Category: Medical Marijuana
| Posted on Tue, March, 6th 2012 by THCFinder
Fed up with the bullshit, a Judge stated that Nevada's medical marijuana rules are "ridiculous" and "absurd referring to the penalties for growing or dispensing medical marijuana to patients who can legally posess it but not buy it...
On his last day on the bench, District Court Judge Donald Mosley -- who retired Friday at the age of 65 -- issued his most strongly worded condemnation yet of the absurd state of Nevada's medical marijuana law, calling it "ridiculous" and "absurd."
Judge Mosley dismissed a drug trafficking case against Nathan Hamilton and Leonard Schwingdorf, who said they supplied the herb to patients unable to grow it themselves.
"It is apparent to the Court that the statutory scheme set out for the lawful distribution of medical marijuana is either poorly contemplated or purposely constructed to frustrate the implementation of constitutionally mandated access to the substance," Mosley wrote in his decision.
In 2010, Nevada voters ratified an amendment to the state constitution, legalizing marijuana for medical use and instructing that "The Legislature shall provide by law for ... appropriate methods for supply of the plant to patients authorized to use it."
But defense attorney Bob Draskovich, whose firm represents both men, says the only way a patient can now legally possess marijuana is to first commit a crime to obtain it. Friday, Judge Mosley agreed.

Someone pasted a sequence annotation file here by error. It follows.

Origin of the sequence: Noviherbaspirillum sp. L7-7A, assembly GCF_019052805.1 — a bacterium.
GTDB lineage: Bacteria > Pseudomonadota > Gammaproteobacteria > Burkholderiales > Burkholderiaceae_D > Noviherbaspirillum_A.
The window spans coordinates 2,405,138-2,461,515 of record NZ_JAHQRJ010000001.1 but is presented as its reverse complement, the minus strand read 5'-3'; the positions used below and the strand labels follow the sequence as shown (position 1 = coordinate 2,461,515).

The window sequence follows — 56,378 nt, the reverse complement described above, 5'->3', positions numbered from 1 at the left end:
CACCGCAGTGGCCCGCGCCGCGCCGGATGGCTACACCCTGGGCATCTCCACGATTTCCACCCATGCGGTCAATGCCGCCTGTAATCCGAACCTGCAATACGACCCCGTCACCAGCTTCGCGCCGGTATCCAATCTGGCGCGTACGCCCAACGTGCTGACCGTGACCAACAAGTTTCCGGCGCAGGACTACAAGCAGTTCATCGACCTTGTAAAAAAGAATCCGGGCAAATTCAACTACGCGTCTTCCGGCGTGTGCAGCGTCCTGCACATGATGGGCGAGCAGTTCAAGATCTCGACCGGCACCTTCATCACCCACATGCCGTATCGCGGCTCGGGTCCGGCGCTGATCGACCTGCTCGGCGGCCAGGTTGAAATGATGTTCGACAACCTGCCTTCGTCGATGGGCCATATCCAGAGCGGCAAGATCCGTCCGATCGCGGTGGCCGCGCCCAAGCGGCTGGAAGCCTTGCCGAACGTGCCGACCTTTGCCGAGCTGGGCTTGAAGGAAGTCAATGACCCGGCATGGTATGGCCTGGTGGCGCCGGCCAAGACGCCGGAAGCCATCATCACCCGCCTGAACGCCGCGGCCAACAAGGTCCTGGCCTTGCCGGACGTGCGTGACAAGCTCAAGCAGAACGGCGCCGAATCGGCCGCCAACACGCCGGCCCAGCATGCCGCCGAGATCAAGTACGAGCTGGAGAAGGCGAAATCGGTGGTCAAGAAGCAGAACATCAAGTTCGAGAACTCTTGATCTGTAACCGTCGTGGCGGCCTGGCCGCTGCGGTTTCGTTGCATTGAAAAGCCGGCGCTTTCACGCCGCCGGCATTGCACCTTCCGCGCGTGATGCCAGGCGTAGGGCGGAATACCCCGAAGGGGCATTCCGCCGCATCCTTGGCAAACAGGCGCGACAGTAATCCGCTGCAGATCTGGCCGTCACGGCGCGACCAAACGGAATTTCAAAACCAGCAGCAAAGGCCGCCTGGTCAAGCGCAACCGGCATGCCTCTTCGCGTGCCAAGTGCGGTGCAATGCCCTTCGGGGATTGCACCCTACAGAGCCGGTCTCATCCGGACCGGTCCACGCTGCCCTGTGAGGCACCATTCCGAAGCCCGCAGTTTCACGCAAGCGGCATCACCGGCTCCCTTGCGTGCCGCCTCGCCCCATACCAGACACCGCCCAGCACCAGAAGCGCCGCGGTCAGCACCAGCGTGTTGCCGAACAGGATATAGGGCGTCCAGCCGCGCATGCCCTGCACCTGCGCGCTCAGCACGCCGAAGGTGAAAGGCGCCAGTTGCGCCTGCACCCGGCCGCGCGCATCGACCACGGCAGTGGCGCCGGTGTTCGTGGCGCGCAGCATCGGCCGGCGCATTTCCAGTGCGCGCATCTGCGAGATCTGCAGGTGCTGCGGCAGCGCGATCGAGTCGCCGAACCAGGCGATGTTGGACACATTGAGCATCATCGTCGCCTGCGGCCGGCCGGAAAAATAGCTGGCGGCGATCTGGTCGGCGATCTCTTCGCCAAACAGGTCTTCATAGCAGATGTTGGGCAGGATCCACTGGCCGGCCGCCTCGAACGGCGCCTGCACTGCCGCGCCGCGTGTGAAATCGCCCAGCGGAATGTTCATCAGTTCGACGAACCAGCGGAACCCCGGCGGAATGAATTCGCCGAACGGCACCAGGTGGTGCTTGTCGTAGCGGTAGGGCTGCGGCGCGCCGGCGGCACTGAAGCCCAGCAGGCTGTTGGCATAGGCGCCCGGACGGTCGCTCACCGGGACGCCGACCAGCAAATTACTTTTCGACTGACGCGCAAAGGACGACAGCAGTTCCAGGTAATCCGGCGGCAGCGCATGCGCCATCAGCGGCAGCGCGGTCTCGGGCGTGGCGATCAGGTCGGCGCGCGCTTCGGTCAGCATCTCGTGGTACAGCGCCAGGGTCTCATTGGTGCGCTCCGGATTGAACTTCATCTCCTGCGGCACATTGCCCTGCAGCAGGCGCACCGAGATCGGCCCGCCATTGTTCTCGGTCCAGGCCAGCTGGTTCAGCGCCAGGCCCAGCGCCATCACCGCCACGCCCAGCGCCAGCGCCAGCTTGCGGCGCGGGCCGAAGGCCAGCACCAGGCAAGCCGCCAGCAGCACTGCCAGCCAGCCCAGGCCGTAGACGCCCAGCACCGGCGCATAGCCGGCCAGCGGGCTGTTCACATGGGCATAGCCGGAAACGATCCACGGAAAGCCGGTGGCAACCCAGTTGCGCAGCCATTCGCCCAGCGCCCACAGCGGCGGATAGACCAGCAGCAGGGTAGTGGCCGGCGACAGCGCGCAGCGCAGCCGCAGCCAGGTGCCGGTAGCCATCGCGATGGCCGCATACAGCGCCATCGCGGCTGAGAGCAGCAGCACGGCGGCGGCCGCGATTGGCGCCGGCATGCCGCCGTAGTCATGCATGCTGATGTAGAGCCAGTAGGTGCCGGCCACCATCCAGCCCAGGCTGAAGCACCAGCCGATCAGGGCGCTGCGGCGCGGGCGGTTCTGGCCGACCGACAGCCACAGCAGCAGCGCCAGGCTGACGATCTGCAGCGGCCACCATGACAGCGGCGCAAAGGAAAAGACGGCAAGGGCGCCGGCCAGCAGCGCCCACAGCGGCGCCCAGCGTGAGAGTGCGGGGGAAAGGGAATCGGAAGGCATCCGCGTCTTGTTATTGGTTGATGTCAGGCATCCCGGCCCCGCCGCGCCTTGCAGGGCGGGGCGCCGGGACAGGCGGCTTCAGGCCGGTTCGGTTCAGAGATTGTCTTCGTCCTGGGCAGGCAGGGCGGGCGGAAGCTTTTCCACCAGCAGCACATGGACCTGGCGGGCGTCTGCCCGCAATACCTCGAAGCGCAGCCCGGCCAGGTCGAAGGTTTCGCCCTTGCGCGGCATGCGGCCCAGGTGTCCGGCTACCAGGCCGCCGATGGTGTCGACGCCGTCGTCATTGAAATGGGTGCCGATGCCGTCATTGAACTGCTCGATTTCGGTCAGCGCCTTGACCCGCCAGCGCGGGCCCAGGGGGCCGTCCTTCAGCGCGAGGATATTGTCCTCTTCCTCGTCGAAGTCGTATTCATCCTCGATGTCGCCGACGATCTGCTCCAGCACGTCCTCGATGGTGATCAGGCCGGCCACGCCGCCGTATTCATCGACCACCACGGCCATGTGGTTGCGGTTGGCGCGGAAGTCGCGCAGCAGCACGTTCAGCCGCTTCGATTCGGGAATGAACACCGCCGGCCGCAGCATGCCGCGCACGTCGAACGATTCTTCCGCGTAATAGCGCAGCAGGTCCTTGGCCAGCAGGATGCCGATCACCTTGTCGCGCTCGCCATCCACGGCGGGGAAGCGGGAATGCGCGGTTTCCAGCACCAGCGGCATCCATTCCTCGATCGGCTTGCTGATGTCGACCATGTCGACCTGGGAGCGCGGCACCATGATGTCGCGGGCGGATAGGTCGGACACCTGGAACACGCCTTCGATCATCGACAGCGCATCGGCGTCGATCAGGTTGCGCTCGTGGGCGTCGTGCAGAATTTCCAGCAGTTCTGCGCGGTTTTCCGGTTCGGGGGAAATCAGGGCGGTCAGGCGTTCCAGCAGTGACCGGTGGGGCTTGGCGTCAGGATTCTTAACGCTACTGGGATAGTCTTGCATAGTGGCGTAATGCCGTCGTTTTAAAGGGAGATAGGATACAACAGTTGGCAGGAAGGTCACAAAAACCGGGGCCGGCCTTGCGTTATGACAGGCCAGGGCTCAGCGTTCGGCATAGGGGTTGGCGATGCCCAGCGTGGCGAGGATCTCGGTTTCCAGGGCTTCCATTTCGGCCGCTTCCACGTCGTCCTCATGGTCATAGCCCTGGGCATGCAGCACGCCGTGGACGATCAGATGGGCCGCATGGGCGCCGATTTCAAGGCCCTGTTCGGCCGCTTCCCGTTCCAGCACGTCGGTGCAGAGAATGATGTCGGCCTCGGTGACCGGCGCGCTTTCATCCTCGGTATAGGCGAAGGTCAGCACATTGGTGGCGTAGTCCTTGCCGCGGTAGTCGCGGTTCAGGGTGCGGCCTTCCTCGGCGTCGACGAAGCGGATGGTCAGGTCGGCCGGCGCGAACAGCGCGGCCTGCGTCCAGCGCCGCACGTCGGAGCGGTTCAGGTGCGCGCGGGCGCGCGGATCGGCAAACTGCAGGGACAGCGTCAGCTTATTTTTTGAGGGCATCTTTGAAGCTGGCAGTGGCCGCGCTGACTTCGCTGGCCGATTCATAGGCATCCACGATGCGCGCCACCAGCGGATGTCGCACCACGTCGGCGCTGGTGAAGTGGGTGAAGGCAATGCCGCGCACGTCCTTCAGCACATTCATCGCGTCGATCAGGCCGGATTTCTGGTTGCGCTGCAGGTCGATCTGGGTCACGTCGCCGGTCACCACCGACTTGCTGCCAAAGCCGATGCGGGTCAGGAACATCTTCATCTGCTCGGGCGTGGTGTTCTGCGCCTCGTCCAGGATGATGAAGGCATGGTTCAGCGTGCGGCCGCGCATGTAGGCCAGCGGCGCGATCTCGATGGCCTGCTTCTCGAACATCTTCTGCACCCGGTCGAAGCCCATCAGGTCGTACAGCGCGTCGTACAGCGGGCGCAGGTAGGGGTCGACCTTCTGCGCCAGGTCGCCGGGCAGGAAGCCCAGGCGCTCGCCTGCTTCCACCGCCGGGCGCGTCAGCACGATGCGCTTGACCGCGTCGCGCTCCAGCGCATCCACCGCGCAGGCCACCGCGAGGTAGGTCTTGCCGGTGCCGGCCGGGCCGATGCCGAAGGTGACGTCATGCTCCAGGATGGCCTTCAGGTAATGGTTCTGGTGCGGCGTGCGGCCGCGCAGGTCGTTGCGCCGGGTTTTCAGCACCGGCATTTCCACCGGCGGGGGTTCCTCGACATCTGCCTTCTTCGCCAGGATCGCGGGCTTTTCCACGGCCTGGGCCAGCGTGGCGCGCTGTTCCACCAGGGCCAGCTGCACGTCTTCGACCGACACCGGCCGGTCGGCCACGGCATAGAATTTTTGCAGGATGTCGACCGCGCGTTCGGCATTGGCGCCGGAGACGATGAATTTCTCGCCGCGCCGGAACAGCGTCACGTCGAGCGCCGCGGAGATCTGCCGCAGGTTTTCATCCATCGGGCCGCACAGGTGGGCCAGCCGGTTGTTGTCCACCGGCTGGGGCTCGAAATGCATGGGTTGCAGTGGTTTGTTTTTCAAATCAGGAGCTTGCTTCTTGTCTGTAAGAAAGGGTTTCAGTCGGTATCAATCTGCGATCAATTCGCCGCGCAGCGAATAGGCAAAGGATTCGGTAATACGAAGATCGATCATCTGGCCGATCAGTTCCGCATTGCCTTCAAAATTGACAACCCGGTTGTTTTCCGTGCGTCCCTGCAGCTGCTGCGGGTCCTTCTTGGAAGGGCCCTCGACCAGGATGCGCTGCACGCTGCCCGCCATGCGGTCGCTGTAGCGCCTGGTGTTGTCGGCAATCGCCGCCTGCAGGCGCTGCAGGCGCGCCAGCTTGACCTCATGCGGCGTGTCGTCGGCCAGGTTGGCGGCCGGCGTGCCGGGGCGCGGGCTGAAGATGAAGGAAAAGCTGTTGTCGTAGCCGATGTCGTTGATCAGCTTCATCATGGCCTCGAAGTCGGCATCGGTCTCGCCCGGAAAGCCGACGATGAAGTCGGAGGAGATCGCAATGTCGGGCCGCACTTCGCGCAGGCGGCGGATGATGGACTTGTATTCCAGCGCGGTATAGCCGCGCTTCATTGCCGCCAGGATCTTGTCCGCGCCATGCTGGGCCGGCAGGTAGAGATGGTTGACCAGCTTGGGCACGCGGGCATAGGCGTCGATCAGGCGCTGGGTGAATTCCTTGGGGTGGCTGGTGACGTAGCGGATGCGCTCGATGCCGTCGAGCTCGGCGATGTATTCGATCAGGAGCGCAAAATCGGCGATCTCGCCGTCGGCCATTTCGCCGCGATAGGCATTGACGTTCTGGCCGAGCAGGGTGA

As it stands, one Nevada law allows medical marijuana cardholders to possess, deliver or produce minute amounts of marijuana. But other state laws make it illegal to buy or sell marijuana, leaving no realistic way for patients to obtain it.
Prosecutors say local marijuana dispensary staff, including Messrs. Hamilton and Schwingdorf, suggested a specific cash donation for the marijuana, which under state law qualifies as "consideration" and is illegal. Also, the dispensaries were growing more than the seven plants allowed.
Mosley found those restrictions ridiculous.
"It is absurd to suppose that from an unspecified source 'free' marijuana will be provided to those who are lawfully empowered to receive it," Mosley wrote.
The Supreme Court is now expected to resolve the conflicting rulings on the law.
Judge Mosley -- principled and plain-spoken -- was long a credit to the bench. Again, as usual, he was right on Friday. The high court should instruct the Legislature to revamp the law in sensible accordance with the wish of the voters -- albeit 12 years late.
The actions of local law enforcement and prosecutors are also currently inappropriate, as their oath requires them to give precedence to "protecting and defending the constitution of the state of Nevada" -- which, as Judge Mosley points out, no longer envisions legitimate marijuana patients or their purveyors being hauled to court or jail.